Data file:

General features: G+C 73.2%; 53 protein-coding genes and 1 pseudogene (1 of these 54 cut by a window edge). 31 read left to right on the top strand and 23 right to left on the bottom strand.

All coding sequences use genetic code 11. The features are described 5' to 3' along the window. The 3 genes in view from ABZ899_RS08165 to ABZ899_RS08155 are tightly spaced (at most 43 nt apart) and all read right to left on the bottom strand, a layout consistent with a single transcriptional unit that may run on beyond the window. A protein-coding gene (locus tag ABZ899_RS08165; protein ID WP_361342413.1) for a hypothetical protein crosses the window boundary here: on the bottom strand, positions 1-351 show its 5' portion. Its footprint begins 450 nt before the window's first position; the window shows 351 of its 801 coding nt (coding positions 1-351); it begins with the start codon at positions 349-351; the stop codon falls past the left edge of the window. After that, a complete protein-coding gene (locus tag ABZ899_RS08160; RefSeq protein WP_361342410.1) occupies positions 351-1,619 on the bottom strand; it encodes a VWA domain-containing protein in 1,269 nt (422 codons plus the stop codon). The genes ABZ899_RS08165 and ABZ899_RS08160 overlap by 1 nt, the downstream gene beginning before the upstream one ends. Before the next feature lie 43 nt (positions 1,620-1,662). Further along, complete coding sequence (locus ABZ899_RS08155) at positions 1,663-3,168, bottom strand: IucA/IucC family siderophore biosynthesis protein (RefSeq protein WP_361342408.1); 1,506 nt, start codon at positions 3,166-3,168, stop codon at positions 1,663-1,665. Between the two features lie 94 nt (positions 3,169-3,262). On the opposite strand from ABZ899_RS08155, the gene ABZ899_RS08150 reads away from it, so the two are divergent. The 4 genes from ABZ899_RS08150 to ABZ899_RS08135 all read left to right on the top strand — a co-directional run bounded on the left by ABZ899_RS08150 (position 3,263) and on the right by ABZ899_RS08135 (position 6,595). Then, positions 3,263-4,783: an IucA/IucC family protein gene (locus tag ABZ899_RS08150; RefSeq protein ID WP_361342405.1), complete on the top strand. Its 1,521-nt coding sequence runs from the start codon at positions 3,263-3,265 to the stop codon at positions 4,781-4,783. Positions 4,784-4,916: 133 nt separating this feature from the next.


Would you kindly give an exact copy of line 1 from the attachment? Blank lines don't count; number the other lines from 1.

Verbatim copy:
General features: G+C 73.2%; 53 protein-coding genes and 1 pseudogene (1 of these 54 cut by a window edge). 31 read left to right on the top strand and 23 right to left on the bottom strand.